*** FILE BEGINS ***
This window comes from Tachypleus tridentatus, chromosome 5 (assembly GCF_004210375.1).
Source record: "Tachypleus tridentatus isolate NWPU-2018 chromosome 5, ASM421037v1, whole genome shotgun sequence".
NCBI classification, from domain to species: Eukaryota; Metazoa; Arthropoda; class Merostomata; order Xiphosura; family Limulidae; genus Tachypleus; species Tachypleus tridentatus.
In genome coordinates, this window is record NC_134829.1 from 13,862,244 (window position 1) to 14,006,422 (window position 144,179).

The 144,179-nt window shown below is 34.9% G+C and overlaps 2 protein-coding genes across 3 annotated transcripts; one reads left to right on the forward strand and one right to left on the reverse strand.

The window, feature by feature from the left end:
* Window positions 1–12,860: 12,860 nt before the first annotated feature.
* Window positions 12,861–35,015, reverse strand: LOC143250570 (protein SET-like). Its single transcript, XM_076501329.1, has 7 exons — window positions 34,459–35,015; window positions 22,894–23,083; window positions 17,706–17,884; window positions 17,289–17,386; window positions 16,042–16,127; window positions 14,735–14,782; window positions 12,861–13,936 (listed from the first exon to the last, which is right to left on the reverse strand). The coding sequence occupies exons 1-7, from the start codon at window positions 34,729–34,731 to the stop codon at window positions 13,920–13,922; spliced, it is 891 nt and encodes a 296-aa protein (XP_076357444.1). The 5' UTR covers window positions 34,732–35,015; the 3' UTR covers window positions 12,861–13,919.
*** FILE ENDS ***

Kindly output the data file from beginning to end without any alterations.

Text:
This window comes from Tachypleus tridentatus, chromosome 5 (assembly GCF_004210375.1).
Source record: "Tachypleus tridentatus isolate NWPU-2018 chromosome 5, ASM421037v1, whole genome shotgun sequence".
NCBI classification, from domain to species: Eukaryota; Metazoa; Arthropoda; class Merostomata; order Xiphosura; family Limulidae; genus Tachypleus; species Tachypleus tridentatus.
In genome coordinates, this window is record NC_134829.1 from 13,862,244 (window position 1) to 14,006,422 (window position 144,179).

The 144,179-nt window shown below is 34.9% G+C and overlaps 2 protein-coding genes across 3 annotated transcripts; one reads left to right on the forward strand and one right to left on the reverse strand.

The window, feature by feature from the left end:
* Window positions 1–12,860: 12,860 nt before the first annotated feature.
* Window positions 12,861–35,015, reverse strand: LOC143250570 (protein SET-like). Its single transcript, XM_076501329.1, has 7 exons — window positions 34,459–35,015; window positions 22,894–23,083; window positions 17,706–17,884; window positions 17,289–17,386; window positions 16,042–16,127; window positions 14,735–14,782; window positions 12,861–13,936 (listed from the first exon to the last, which is right to left on the reverse strand). The coding sequence occupies exons 1-7, from the start codon at window positions 34,729–34,731 to the stop codon at window positions 13,920–13,922; spliced, it is 891 nt and encodes a 296-aa protein (XP_076357444.1). The 5' UTR covers window positions 34,732–35,015; the 3' UTR covers window positions 12,861–13,919.